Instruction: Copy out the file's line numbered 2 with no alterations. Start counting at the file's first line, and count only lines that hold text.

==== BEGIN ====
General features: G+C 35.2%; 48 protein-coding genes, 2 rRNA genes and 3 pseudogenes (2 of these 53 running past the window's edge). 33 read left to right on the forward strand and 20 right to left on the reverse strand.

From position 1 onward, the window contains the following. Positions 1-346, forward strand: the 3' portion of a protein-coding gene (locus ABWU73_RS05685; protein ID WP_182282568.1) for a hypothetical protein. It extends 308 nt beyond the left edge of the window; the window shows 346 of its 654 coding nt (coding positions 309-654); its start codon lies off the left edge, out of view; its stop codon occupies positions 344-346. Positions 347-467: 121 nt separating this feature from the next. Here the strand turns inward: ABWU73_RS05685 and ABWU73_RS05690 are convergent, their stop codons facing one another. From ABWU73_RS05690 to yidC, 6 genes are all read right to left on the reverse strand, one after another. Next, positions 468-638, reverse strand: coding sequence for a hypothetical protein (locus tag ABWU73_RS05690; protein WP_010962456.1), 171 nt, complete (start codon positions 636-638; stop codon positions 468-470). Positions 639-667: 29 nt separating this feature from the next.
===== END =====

From position 1 onward, the window contains the following. Positions 1-346, forward strand: the 3' portion of a protein-coding gene (locus ABWU73_RS05685; protein ID WP_182282568.1) for a hypothetical protein. It extends 308 nt beyond the left edge of the window; the window shows 346 of its 654 coding nt (coding positions 309-654); its start codon lies off the left edge, out of view; its stop codon occupies positions 344-346. Positions 347-467: 121 nt separating this feature from the next. Here the strand turns inward: ABWU73_RS05685 and ABWU73_RS05690 are convergent, their stop codons facing one another. From ABWU73_RS05690 to yidC, 6 genes are all read right to left on the reverse strand, one after another. Next, positions 468-638, reverse strand: coding sequence for a hypothetical protein (locus tag ABWU73_RS05690; protein WP_010962456.1), 171 nt, complete (start codon positions 636-638; stop codon positions 468-470). Positions 639-667: 29 nt separating this feature from the next.